On the podium, Olympic medal winners look happy.
It is likely though that some who performed better could have been feeling worse…
Like the silver medalist (below) that lost the gold to Michael Phelps (center):
Olympic Medal Winners
Still true today, studies that were published during 1995 and 2006 reported that silver medal winners tended to be less happy than the athletes who won bronze. Revealing how they really felt, during the medal ceremonies, many of the silver winners’ smiles were not quite real. Yes, their lips were upturned. However, they didn’t display the whole cheek rise and eye crinkling of the genuinely happy gold and bronze medal winners.
In one paper, psychologists used shots of 20 silver and 15 bronze 1992 medal winners. Study participants then rated the expressions on a 1 to 10, agony to ecstasy scale in which 1 is agony and 10 is ecstasy. The mean for the silver medalists was 4.8 whereas bronze was 7.1. Measured another time, the silver average was 4.3 and bronze, 5.7.
You can see that bronze winners, in the bars on the right, have higher happy scores:
The paper that confirmed the older studies was published during November, 2020. Winding up with similar results, scholars from the University of Iowa and University of Minnesota looked at photos showing Olympic medal ceremonies for 413 track and field athletes between 2000 and 2016.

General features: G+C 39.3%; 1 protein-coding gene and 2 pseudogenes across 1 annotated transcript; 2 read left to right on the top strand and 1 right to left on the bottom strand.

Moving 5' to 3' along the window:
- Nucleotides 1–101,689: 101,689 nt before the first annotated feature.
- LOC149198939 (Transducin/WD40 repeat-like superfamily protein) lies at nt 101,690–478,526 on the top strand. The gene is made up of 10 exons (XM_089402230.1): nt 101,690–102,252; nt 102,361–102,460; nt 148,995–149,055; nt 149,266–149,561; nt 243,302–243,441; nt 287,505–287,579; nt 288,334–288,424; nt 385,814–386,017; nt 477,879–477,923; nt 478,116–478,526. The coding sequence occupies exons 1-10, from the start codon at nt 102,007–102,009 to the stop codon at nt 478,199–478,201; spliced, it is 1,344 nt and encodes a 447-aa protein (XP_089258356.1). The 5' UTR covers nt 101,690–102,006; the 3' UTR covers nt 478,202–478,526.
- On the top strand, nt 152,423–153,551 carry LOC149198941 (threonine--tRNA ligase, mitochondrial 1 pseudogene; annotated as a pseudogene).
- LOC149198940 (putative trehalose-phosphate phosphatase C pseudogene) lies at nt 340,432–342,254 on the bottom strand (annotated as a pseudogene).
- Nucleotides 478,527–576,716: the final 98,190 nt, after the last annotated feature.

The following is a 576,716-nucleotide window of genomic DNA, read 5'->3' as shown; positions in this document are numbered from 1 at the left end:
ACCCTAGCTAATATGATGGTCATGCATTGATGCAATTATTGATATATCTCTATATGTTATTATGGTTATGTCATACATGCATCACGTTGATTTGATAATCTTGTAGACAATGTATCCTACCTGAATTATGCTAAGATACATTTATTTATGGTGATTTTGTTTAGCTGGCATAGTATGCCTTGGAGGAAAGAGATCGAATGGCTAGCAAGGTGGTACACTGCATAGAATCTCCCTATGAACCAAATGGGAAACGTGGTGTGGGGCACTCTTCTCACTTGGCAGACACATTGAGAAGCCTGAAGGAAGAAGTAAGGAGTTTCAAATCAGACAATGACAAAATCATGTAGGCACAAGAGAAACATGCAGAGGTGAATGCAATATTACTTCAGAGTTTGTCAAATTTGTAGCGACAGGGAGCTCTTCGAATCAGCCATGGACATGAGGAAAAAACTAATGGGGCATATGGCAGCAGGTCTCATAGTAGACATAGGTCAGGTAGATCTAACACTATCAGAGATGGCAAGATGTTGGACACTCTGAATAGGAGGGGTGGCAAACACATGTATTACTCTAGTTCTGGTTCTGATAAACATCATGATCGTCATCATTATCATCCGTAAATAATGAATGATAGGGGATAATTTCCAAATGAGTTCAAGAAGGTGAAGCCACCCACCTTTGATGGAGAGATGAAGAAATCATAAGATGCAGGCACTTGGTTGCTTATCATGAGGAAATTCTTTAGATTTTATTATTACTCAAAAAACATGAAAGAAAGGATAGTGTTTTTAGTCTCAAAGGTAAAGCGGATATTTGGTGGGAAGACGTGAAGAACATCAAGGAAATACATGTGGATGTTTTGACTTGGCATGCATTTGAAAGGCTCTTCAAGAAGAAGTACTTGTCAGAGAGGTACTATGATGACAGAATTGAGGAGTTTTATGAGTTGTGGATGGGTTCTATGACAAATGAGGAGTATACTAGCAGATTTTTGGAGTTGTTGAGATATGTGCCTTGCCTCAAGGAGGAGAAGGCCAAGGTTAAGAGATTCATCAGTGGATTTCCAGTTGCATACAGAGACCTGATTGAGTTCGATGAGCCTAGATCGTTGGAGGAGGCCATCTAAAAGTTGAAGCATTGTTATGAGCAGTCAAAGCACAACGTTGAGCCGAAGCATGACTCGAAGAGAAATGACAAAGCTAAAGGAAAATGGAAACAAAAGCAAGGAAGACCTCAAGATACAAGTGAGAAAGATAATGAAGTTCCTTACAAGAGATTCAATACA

Our Bottom Line: Reference Points
As a behavioral economist, we could say that silver and bronze medalists feel differently because of their reference points. Reference points come in handy as a tool for assessing an accomplishment. At work we will be unhappy with a 5% raise when an associate gets 7%. If our stock portfolio plunges, we don’t feel so bad if the S&P declined even more.
Similarly, silver medalists focus on the counterfactual that could have been. They think, “if only…” and “why didn’t I just…” By contrast, bronze winners tend to take pride in having won a medal and topping so many other competitors. The silver medalist focuses “upward” on the gold winner as his or her reference point. Meanwhile the bronze thinks “downward” about the fourth place (and lower) she thankfully avoided.
Perhaps a 91-year old silver medalist sums it all up. Looking back at the 1912 Olympics, Abel Kiviat said, “I wake up sometimes and say, ‘What the heck happened to me?’ It’s like a nightmare.” He lost the 1,500 meter race by one-tenth of a second.
My sources and more: You might enjoy (as did I) starting with a Hidden Brain podcast. From there, the articles about medal winners emotions came from The Washington Post, NPR, and the University of Iowa. Then, if you want the academic perspective, do take a look here, here, and here. Please also note that our featured Imaged is an AP photo from the University of Iowa and parts of today’s “Bottom Line” were in a past econlife post.